I’m delighted to welcome Maggie Richell-Davies to my blog.
Hello Maggie – And thank you for joining me on Arabella’s Blog and Chit-Chat today. It was lovely to connect with you through the Romantic Novelists’ Association and as a recently published author and new RNA member; I trust you're finding your feet in the world of publishing. But before we discover more about your latest release, The Servant, here are a few questions which will hopefully give your readers and followers an insight into some of the things that matter to you.
Arabella: When writing a novel, are there any key traits such as virtuously good or shamelessly bad, you like to give your characters?
Maggie: Nobody is drawn to a bland leading character, so I want all my heroines and heroes to have flaws. At fourteen, I had palpitations over Ashley Wilkes in Gone With the Wind – however, when I matured and knew a thing or two about life, it was the reprobate Rhett Butler who made my pulse race.
In my own book, The Servant, all the men have issues. My gentleman farmer is angry and grieving over the death of his wife and twin sons. Jack, the handsome apprentice came under the influence of a venal uncle after his father’s death blighted his prospects. My aristocratic villain lost out on an inheritance by being the second born of twins.
My young heroine struggles with a series of adversities, from loss of status, to ill-treatment, to a horrendous physical attack which undermines her trust in men, and threatens her chance of happiness in love.
A stressed character is unpredictable, which keeps the reader guessing and makes for more of a page-turner.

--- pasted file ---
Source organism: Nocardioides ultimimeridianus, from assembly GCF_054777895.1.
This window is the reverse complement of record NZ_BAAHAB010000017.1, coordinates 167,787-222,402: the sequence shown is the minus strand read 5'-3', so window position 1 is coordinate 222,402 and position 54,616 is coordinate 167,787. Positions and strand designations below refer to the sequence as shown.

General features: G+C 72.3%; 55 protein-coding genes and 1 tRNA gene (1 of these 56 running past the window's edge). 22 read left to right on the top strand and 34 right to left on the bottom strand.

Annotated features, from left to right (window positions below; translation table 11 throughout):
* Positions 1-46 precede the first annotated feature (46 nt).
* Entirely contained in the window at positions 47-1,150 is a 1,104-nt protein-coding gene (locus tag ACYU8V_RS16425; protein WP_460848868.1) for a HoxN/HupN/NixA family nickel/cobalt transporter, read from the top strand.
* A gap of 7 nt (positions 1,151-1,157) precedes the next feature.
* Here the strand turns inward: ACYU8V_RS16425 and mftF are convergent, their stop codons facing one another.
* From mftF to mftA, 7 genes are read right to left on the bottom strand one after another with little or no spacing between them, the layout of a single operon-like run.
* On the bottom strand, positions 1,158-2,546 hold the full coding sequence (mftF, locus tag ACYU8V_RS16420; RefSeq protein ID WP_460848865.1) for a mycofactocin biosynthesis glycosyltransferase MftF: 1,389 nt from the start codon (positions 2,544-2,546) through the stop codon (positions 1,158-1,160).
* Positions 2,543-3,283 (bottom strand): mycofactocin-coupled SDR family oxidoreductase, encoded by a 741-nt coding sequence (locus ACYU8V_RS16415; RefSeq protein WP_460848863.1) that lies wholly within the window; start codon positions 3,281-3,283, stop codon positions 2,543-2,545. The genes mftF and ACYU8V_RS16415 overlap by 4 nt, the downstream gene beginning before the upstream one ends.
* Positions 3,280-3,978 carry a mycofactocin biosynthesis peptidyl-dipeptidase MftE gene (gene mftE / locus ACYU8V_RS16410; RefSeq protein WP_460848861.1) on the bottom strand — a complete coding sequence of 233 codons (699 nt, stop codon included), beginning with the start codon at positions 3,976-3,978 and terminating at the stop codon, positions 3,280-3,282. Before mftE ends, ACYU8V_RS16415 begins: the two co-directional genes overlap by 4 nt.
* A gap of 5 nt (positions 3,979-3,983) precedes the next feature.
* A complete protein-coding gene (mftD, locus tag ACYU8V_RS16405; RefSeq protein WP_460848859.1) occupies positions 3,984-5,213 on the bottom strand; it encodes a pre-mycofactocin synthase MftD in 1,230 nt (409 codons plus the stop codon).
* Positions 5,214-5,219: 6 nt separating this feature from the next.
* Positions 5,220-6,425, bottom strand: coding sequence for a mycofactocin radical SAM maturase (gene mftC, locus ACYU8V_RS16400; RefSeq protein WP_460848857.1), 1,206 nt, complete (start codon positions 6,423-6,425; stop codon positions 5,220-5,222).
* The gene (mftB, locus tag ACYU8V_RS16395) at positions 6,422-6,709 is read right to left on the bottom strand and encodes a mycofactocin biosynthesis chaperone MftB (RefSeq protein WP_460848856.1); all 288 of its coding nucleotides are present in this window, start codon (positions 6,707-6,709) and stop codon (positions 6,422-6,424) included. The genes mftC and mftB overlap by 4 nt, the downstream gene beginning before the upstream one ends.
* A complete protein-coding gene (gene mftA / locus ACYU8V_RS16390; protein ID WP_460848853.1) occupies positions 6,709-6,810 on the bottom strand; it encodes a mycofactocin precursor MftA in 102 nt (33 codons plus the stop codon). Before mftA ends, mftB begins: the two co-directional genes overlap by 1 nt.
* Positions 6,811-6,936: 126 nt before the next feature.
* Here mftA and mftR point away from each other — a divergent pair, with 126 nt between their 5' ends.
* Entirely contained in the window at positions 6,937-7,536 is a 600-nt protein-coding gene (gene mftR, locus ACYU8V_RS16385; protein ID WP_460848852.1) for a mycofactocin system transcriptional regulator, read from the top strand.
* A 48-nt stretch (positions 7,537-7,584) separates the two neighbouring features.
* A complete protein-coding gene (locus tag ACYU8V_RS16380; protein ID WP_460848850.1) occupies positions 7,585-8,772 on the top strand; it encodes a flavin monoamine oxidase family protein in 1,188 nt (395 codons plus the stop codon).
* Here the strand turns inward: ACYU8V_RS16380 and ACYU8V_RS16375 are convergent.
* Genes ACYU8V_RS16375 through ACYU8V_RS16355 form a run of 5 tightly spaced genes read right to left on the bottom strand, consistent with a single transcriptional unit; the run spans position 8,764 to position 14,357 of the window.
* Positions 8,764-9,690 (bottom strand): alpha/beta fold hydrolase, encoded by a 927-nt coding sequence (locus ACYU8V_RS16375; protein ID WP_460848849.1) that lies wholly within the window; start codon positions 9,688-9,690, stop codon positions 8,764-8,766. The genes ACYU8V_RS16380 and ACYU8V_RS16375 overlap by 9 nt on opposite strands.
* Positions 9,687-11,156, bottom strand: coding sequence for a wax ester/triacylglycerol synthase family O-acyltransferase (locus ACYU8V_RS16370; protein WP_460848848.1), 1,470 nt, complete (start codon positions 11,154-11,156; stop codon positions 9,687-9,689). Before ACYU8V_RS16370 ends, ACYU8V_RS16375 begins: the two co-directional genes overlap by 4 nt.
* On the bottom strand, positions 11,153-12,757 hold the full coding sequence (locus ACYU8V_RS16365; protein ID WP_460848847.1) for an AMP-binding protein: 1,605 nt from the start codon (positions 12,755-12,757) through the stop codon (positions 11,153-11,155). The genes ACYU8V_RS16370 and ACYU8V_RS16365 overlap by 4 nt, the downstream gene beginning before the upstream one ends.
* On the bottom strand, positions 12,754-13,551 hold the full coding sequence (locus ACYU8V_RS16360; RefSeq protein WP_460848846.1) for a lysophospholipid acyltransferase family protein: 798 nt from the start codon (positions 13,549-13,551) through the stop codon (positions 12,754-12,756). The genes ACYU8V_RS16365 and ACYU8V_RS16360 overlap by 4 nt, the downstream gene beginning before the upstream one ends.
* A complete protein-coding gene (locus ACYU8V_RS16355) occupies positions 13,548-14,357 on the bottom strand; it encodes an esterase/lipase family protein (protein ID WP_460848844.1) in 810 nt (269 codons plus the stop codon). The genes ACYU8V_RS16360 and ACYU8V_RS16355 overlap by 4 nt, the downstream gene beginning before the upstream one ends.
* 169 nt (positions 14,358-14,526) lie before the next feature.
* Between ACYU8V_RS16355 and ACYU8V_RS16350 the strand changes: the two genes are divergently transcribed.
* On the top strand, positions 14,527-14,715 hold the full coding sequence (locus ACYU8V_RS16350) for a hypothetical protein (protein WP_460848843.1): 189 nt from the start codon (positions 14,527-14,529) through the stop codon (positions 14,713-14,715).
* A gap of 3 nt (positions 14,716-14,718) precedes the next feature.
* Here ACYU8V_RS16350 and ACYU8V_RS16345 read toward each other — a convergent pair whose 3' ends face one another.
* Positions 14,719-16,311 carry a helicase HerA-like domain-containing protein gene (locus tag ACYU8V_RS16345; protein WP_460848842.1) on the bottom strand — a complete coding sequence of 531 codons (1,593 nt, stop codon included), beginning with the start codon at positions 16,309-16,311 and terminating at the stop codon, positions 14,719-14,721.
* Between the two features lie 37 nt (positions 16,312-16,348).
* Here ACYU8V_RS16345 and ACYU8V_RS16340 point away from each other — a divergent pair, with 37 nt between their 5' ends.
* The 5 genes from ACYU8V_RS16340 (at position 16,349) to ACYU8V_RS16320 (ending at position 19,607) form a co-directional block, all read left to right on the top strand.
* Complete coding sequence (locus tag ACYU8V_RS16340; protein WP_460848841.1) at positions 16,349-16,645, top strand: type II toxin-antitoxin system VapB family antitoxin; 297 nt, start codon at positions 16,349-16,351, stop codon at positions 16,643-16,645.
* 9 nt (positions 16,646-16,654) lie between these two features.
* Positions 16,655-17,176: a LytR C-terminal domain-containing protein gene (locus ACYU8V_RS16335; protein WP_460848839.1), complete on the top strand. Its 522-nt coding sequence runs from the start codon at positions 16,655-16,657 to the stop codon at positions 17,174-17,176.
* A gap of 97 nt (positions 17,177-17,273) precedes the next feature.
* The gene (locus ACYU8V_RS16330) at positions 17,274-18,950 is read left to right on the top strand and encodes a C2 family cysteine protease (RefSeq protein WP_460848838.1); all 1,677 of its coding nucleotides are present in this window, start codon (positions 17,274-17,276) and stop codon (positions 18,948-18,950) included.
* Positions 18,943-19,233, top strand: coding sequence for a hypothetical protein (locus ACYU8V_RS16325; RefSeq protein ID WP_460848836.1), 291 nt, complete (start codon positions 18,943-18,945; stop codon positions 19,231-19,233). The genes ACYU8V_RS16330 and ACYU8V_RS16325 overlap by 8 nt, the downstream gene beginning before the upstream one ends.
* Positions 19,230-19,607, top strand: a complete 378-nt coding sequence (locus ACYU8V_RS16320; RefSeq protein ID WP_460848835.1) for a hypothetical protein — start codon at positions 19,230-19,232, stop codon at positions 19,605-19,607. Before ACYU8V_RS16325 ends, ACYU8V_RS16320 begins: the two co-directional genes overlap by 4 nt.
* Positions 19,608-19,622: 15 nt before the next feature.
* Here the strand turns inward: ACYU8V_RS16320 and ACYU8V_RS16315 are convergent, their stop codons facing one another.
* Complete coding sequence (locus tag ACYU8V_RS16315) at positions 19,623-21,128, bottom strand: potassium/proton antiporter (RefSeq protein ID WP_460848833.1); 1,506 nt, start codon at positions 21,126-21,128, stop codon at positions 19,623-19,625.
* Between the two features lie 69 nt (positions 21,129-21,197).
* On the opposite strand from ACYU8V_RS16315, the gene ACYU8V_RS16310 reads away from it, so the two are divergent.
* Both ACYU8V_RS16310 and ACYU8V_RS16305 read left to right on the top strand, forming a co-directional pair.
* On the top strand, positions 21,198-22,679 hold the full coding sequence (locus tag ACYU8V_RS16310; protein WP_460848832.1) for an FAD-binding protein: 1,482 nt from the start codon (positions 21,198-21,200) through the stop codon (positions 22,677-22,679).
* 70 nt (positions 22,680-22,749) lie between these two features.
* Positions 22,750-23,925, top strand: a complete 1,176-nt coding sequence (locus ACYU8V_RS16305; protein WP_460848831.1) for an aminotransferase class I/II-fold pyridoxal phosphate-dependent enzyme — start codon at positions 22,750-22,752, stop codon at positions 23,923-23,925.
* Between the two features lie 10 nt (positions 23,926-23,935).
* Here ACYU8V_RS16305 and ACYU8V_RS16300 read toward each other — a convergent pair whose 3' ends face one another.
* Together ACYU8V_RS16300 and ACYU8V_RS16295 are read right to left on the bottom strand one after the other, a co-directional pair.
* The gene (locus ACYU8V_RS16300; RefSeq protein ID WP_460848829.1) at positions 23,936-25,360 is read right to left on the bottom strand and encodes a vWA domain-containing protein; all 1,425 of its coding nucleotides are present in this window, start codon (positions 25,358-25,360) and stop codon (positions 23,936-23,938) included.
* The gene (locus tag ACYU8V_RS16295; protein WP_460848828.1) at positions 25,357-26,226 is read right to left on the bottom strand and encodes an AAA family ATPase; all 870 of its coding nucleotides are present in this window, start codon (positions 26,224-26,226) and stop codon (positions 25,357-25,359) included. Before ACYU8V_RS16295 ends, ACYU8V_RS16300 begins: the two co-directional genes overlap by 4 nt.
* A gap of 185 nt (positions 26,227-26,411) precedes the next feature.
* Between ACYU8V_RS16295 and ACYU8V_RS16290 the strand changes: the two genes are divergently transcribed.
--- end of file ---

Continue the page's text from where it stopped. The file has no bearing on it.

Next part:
Arabella: A book has a beginning, middle and an end. When penning The Servant, which part did you find the hardest to write, and why?
Maggie: I knew the dangers to which my young heroine would be exposed and chose to put her in peril from the outset, wanting my reader not only empathise with Hannah’s plight, but to be on the edge of their seat. Could she win through against such odds – and, if so, how?
To retain pace, I kept the middle chapters short and dramatic, with the thriller element woven around a will-they, won’t-they love story.
Writing the end was the tough part. The road was a difficult one for Hannah and she needed all her strength of character to come through. Both I and my invaluable writing group friends felt she deserved a triumphant, logical and happy conclusion. I hope that I managed to provide this – and would love to know if my readers think I succeeded.
Arabella: We all have a long list of books we keep meaning to read, but never have the time for – which book is a must-read for you this season?
Maggie: Back in the summer I saw an on-line interview with Maggie O’Farrell, whose books I have always admired. Hearing about the writing of Hamnet, her award-winning story of how the tragic loss of his eleven-year-old son from the plague influenced Shakespeare’s subsequent life and writing, I knew I had to read it. Her description of needing to hide herself away in her children’s Wendy House to tackle an emotionally-fraught scene really resonated. Especially when she said she took her cat with her, for non-judgemental company. However, writers must ration their own reading or make no progress with that important next book. For this reason I am saving Hamnet for the long dark evenings of autumn.